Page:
From baked baby aubergines to sweet-sour peppers: Yotam Ottolenghi’s recipes for summer vegetables (2024)

It’s the time of the year when I tend to eat vegetables three times a day. Raw veggies make up my breakfast – a chopped salad of cucumber, tomatoes and feta drizzled with some good olive oil, more often than not – but I still like to get the oven or barbecue up and running for the bigger meals. Served with crusty bread, today’s sweet, tender, vegetable dishes work as part of a summer spread or as meals in themselves.

Charred okra with soybean, orange and chilli dressing (pictured above)

A while ago, I went to a Malaysian cooking demonstration hosted by the lovely Debbie Teoh, a dedicated pioneer of Nyonya cooking, who served up some of the most memorable dishes I’ve ever had. One of the standouts was boiled okra with a sweet and tangy dipping sauce made from jarred soybean paste, which she’d brought all the way from Malaysia. Here’s my very different take on that dish, using Korean soybean paste, which can be found in the world food aisle of some large supermarkets and, more likely, Asian food shops. If you find the Malaysian variety, which is somewhere between a sauce and a slightly yellow paste, you’ll need to reduce the amount of sugar in the marinade.

Prep 10 min
Cook 30 min
Serves 4 as a side

30g soybean paste
2 oranges
, juiced, to get 90ml
2 tbsp rice-wine vinegar
3 tsp caster sugar
2 tbsp sunflower oil
1 red chilli
, thinly sliced, seeds and all
700g okra, stems carefully cut off and discarded without exposing the seeds
2 tbsp olive oil
Salt and black pepper
2½-3 tbsp (10g) coriander leaves
, picked with some soft stems intact
20g crisp fried shallots, shop-bought or homemade

In a large bowl, combine the soybean paste, orange juice, vinegar, sugar and sunflower oil, whisk well to combine, then stir in the chilli and set to one side.

Toss the okra with the olive oil, half a teaspoon of salt and a good grind of pepper, to coat, then set aside.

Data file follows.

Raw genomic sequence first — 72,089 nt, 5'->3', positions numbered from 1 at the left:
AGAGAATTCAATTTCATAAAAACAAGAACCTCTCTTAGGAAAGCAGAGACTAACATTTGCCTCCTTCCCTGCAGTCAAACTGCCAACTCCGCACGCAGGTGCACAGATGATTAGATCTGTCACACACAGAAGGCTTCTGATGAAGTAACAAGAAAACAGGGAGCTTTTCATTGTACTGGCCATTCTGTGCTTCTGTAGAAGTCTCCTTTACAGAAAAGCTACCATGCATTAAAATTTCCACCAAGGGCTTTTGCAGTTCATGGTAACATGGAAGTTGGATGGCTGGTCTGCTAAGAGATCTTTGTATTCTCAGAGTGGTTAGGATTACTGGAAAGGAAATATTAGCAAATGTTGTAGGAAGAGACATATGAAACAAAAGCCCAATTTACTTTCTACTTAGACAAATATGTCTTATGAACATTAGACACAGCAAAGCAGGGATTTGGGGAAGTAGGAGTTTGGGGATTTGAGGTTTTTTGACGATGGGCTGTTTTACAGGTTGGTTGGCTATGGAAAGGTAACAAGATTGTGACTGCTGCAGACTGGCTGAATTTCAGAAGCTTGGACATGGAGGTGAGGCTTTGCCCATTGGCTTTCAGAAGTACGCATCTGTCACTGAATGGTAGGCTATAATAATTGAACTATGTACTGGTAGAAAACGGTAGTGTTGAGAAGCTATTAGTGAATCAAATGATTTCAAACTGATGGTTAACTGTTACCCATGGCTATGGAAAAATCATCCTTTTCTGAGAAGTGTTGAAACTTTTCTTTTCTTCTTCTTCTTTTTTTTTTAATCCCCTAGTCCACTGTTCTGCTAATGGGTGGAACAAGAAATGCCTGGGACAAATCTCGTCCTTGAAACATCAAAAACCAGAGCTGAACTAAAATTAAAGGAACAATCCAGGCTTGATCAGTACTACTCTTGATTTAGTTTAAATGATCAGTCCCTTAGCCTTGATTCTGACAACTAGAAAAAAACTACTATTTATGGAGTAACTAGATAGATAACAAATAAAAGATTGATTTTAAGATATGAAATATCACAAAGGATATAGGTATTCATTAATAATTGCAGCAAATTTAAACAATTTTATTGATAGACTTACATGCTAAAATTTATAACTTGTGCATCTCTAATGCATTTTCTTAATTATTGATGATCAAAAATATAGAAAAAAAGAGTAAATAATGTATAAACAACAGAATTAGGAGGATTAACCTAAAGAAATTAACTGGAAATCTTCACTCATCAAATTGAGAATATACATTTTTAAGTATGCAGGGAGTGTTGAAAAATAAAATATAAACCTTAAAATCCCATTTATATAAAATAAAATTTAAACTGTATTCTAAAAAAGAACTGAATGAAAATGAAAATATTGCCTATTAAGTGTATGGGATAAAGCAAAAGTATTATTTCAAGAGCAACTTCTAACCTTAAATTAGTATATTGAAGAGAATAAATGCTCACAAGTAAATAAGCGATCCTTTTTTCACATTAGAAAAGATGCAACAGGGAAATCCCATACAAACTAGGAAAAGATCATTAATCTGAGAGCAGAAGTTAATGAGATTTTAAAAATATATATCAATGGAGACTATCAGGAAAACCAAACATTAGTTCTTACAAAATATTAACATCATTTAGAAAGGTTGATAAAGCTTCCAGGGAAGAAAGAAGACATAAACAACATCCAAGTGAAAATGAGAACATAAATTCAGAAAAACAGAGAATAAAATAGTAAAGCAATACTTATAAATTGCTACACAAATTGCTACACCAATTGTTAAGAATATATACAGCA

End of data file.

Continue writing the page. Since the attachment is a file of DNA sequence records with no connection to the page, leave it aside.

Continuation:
Put a large frying pan on a high heat until smoking, then char a third of the okra for about two minutes, turning them over as they cook, so they get nicely charred and soft all over. Transfer to a tray and leave to cool for about 15 minutes while you cook the remaining okra.

Transfer the cooled okra to the dressing bowl, add the coriander and half the shallots, and toss gently. Transfer to a platter, top with the remaining shallots and serve.

Baby aubergines in tomato sauce with anchovy and dill yoghurt

From baked baby aubergines to sweet-sour peppers: Yotam Ottolenghi’s recipes for summer vegetables (1)

This is lovely served warm or at room temperature as a main course with lots of crusty bread or as part of a spread.

Prep 20 min
Cook 1 hr
Serves 4

100g unsalted butter
2 onions
, peeled and thinly sliced (400g)
14 garlic cloves, peeled and left whole (40g)
Salt and black pepper
500g baby aubergines
, slit open lengthways, but not all the way through, and with stems still attached
1 tbsp olive oil
2 tbsp tomato paste
4 fresh plum tomatoes
(800g net weight), blitzed until smooth
200g cherry tomatoes

For the anchovy and dill yoghurt
200g Greek-style yoghurt
20g dill
, plus a few extra sprigs, to serve
30g anchovy fillets
1½ tsp lemon juice

For the cumin burnt butter
60g unsalted butter
1½ tsp cumin seeds
, toasted and roughly crushed
1 tsp chilli flakes

Heat the oven to its highest setting 240C (220C)/475F/gas 9. Put the butter in a medium, ovenproof saucepan on a medium-high heat and, once it’s melted, add the onions, garlic and half a teaspoon of salt, and cook, stirring from time to time, for 25 minutes, until the onions are caramelised.